The Rescue Lake Simcoe Coalition is calling on Simcoe County to lead the way when it comes to environmental protection.
Although the county has designated 58 per cent of its lands as "natural heritage," coalition officials say a study of maps and the county’s Official Plan shows that only 14 per cent of those natural lands are what the coalition calls “well protected” from development and even then are vulnerable to aggregate extraction.
The Coalition warns that, under current planning policies, it is too easy to get the designation removed, opening lands for development.
The report was released “for a couple of reasons,” said the group's executive director, Claire Malcolmson.
“We wanted to make sure we had the information out there, starting a dialogue," she said. It's especially imporant to point out that the county, with all of its natural heritage lands, has an opportunity to “get it right.”
By adopting and implementing conservation authorities’ targets, evaluating and protecting wetlands, and setting new standards for the long-term preservation of natural environments, the county can be a leader in the fight against loss of water quality, species and ecosystem health, Malcolmson said.
Part of the challenge is that Simcoe County is split between two conservation authorities – Lake Simcoe, and Nottawasaga Valley. And while the Lake Simcoe Region Conservation Authority has “quite clear targets” for preservation of wetlands, and reforestation, the NVCA does not.
Among the Coalition’s recommendations: that the NVCA step up to preserve forest cover and wetlands.
“Ideally, it would be the NVCA that would be coming up with specific targets,” said Malcolmson.
Recommended targets include preserving 50 per cent forest cover within a watershed, to preserve water quality and ensuring no net loss of wetlands.
Simcoe County’s forest cover currently is 22 per cent; it has already lost 50 per cent of its wetlands, with only 14 per cent remaining, Malcolmson explained.
Currently, provincial policy sets the highest standards, although “the province is reviewing the Provincial Policy Statement right now,” Malcolmson noted.
There is a need to start a dialogue, she said, to make sure that protection continues, especially for the remaining wetlands.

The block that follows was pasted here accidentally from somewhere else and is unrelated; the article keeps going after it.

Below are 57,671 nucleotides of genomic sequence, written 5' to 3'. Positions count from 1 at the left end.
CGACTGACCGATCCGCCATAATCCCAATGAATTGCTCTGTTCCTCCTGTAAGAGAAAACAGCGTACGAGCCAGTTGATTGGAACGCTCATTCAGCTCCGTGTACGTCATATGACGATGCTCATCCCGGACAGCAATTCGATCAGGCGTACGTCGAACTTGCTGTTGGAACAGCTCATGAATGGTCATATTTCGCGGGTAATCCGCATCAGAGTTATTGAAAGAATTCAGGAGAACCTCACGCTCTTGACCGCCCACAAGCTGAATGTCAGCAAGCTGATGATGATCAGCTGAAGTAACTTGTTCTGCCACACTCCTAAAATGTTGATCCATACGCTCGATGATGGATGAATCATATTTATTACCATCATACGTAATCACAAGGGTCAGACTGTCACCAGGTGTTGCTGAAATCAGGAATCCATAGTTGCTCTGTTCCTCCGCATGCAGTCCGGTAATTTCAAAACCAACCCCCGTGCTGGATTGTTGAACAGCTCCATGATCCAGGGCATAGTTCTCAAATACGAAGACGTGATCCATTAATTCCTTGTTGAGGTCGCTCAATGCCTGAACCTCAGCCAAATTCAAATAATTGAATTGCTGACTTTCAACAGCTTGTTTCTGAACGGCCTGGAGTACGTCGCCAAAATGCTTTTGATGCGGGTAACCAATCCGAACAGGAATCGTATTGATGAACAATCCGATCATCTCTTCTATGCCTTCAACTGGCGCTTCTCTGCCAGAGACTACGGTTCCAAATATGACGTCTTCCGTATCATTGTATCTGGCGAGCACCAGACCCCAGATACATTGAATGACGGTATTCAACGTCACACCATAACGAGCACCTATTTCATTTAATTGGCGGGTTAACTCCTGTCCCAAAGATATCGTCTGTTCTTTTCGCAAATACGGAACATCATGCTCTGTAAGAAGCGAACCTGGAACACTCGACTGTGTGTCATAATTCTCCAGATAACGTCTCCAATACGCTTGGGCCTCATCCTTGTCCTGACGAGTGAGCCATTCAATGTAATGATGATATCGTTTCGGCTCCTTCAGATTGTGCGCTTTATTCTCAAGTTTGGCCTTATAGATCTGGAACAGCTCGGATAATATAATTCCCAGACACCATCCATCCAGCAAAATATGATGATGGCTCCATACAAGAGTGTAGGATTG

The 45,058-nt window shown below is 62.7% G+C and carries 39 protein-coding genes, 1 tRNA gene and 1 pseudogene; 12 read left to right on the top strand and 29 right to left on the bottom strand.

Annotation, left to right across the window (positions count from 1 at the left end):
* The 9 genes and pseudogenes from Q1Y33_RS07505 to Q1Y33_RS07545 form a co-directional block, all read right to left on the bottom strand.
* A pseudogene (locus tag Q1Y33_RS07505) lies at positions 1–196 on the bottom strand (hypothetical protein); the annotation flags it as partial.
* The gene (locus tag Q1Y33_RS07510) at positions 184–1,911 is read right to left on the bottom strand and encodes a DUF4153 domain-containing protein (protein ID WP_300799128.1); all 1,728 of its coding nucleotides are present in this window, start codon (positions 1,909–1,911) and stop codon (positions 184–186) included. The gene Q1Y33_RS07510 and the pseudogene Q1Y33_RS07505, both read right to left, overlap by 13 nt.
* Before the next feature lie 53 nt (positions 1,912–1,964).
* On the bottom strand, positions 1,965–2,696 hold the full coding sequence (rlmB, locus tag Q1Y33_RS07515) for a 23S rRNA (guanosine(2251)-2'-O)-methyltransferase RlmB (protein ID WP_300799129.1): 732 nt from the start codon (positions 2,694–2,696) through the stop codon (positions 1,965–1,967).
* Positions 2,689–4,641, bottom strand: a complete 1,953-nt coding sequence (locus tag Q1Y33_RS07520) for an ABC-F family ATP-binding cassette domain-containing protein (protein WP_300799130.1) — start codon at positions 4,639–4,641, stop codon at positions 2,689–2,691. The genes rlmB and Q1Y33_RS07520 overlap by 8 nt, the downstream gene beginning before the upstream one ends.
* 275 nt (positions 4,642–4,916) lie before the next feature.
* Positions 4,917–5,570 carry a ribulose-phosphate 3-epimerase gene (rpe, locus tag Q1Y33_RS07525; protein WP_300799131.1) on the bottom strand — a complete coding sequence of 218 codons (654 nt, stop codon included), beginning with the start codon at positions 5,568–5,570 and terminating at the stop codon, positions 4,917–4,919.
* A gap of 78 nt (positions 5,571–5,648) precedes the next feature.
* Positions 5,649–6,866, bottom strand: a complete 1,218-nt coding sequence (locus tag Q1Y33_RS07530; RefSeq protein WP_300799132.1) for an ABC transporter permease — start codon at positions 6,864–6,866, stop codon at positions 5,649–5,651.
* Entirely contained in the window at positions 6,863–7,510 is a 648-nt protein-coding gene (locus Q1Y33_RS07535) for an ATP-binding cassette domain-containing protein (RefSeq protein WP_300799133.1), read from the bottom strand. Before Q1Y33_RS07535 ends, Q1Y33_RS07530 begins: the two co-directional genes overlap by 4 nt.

In addition to calling for better protection of natural heritage lands, better connectivity between natural areas and preservation of wetlands, the Coalition is asking municipal planners to make sustainability, in land use and transportation patterns, a key goal.
Sprawl leaves “less land left over for agriculture and natural heritage,” Malcolmson pointed out. “Sprawling infrastructure costs us more. It’s just not fair to make decisions that end up costing the taxpayers more” and that reduce long-term options.
She called for greater densities and intensification “so we can protect the things that matter.”
The 58 per cent of Simcoe County designated as "natural heritage" provides a starting point for improved protection of the environment, said the Coalition, which is also calling for expansion of the Greenbelt to Simcoe County.
“Let’s make a better plan for long-term protection,” said Margaret Prophet, executive director of the Simcoe County Greenbelt Coalition, which is working with Rescue Lake Simcoe.
“Each day that goes by that we dig and pave, we threaten our water, our climate, our biodiversity and our very survival,"' said Prophet. "We hope that political leaders recognize the opportunity and need to permanently protect and steward our environment. We can no longer afford dithering and delays.”
There are plans to step up action this September and October, when the Lake Simcoe Protection Plan is under review. The groups plan to approach individual municipal councils with information on how they can be part of building a better environment for the future.